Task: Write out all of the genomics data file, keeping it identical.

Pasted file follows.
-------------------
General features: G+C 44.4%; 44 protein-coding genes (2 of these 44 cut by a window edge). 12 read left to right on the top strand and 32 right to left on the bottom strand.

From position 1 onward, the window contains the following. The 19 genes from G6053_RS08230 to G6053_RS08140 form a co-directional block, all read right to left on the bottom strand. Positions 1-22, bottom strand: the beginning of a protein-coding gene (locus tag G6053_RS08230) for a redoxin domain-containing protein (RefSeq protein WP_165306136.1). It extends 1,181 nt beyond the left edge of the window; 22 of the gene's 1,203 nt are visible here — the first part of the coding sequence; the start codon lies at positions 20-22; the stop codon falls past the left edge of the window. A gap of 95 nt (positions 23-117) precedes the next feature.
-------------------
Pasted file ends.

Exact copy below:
General features: G+C 44.4%; 44 protein-coding genes (2 of these 44 cut by a window edge). 12 read left to right on the top strand and 32 right to left on the bottom strand.

From position 1 onward, the window contains the following. The 19 genes from G6053_RS08230 to G6053_RS08140 form a co-directional block, all read right to left on the bottom strand. Positions 1-22, bottom strand: the beginning of a protein-coding gene (locus tag G6053_RS08230) for a redoxin domain-containing protein (RefSeq protein WP_165306136.1). It extends 1,181 nt beyond the left edge of the window; 22 of the gene's 1,203 nt are visible here — the first part of the coding sequence; the start codon lies at positions 20-22; the stop codon falls past the left edge of the window. A gap of 95 nt (positions 23-117) precedes the next feature.